Saturday, December 15, 2007

The Soul Exists - But Only In The Mind.

In the 17th Century, René Descartes was the first to claim that the pineal gland was the 'seat of the soul', without so much as demonstrating that there was anything that could be shown objectively to be 'the soul'.

Descartes arrived at his conclusion because he believed that (a) the soul was given by the Xtian 'god' to homo sapiens, (b) that the soul is one substance, and (c) he had observed from anatomical studies that the pineal gland appeared to be unique among brain structures in that it was not divided into two halves.

Descartes was wrong on that account too, for closer examination has proved that the tiny gland does in fact have both a left and right hemisphere.

Like other hubristic theists (with apologies for the oxymoron), Descartes believed also that that animals could not have a pineal gland because his religious faith had taught him that only humans have souls, though it is an inconvenient fact that many animals do have them too - pineal glands, that is.

Not that Descartes would have let such a tedious fact divert him from his spurious endeavours to prove that his 'God' existed and that homo sapiens had been created by 'Him' and in 'His' image. But then Descartes is a much over-rated philosopher - and an even worse scientist - and perhaps his most egregious endowment to the history of critical thought is his famous, and wrong, dicta: 'cogito ergo sum' . Even a callow schoolboy could have told him that he'd got it completely the wrong way round and it should have been - 'I am therefore I think'. Still, what can one expect from a devout Jesuit.

Last month, however, an interesting paper was published in 'Nature Precedings', which bills itself as 'a journal for pre-publication research and preliminary findings'. The paper is entitled "Correlation between Pineal Activation and Religious Meditation Observed by Functional Magnetic Resonance Imaging" by a team at the National Taiwan University in Taipei, which may be downloaded as a PDF file from this link.

Whilst scientists say there is no evidence that our so-called immortal connection to the afterlife exists - or as Gautama Buddha pointed out some 2,600 years ago, "There is no soul" - brain scans using the latest fMRI technology now suggests the area surrounding the pineal gland is activated when people meditate.

The study co-leader Dr Jyh-Horng Chen said that:
"There is no definition of 'soul' in the scientific field."
He went on to conclude:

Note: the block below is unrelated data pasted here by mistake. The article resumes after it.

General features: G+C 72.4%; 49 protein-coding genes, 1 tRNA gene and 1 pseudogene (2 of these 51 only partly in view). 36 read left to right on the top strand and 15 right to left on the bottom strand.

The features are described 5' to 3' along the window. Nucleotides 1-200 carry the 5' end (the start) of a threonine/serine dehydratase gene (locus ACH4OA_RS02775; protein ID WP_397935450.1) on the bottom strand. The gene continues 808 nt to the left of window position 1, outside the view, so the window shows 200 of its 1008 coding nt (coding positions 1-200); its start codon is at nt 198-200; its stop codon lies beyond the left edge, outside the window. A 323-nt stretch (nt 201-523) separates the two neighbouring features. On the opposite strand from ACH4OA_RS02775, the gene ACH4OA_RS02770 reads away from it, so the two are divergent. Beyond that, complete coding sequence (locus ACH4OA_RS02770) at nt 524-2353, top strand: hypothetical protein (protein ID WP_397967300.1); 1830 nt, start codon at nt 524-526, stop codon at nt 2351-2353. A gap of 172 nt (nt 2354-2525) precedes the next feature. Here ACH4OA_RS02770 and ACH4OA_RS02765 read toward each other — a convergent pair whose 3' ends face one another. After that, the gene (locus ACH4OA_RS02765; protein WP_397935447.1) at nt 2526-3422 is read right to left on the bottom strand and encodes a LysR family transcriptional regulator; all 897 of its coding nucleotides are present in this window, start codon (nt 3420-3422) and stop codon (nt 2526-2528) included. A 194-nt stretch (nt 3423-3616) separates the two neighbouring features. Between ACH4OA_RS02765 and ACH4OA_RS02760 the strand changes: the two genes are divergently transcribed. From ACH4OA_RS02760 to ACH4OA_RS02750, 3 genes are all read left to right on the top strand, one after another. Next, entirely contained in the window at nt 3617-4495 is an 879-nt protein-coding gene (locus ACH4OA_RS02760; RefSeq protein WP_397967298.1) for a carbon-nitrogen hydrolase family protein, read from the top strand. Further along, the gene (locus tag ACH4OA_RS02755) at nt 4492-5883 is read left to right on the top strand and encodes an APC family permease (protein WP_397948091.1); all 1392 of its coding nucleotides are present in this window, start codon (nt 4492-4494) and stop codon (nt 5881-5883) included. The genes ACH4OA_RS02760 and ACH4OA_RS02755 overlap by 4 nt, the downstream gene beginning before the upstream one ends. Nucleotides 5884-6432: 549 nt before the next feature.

"But our results demonstrate a correlation between pineal activation and religious meditation which might have profound implications in the physiological understanding of mind, spirit and soul.

Whether this correlation is merely a psychological effect or a real physical phenomenon remains to be further explored."
Incidentally, the subjects of the study - 11 men and 9 women - were all practitioners of the esoteric 'T'ienti Teachings', also known as 'Chinese Original Quiet Sitting', and it should be noted that the T'ienti Teaching movement describes itself as an international religious organization which also goes by the name of 'The Lord of Universe Church'

In other words, the population chosen for the study is (a) statistically insignificant, (b) completely unrepresentative, and (c) already believe in ancient esoteric mumbo-jumbo that has no basis in the objective world, science or logic - despite claiming to be over 5,000 years old.

Some of the other claims made by the movement are:
"Chinese Original Quiet Sitting is the sole legacy, passed down 5,000 years from Chinese ancestors, that strengthens bodies and genes, nurtures life, gives longevity, and makes mankind unify with Heaven. For ancient Taoists it was the prime practice for tempering soul and body, taking them beyond constraints of the physical world to a marvelous(sic) integration of spirit and flesh. In it they found everlasting life."
The movement then goes on to state:
"Chinese Original Quiet Sitting was personally imparted by the First-Appointed Master Emissary of the T'ienti Teachings, Mr. Lee Yü-chieh(1901-1994)..."
From which one is forced to conclude that the "everlasting life" claimed by the adherents of the T'ienti Teachings is not to be taken literally.

However, if one is not to take that claim literally, what evidence is there for any of the other claims made by 'The Lord of Universe Church'?

And why should we take the paper "Correlation between Pineal Activation and Religious Meditation Observed by Functional Magnetic Resonance Imaging" seriously?

2 comments:

Hilary said...

Nature Precedings does not contain peer-reviewed research and documents posted on the site frequently discuss preliminary (e.g. unpublished) findings. The FAQ on the site states "Q: Is [Nature Precedings] a new journal? A: No. Nature Precedings is complementary to peer-reviewed journals. Nature Precedings aims to provide a way to share, archive and cite unpublished or soon-to-be published material. Documents on Nature Precedings are not peer-reviewed and, as such, should not be considered 'published' works."

From: http://precedings.nature.com/site/help

While we hope that much of the research on the site will eventually be peer-reviewed and published, please note that none of it has been at the time of posting. The site aims to help researchers share and solicit feedback on pre-publication work, but is not a journal, nor a substitute for one.

Hilary Spencer
Product Development Manager
Nature Precedings

The Merchant of Menace said...

Thank you for that clarification, Hilary - I have amended my post accordingly and I apologise for the error. In my defence I can say only that I read a reference elsewhere to your journal (in 'The Times', if my memory serves me correctly)which referred to 'Nature Precedings' as 'peer-reviewed' and simply assumed that the reference was correct as it was from such an otherwise authoritative source.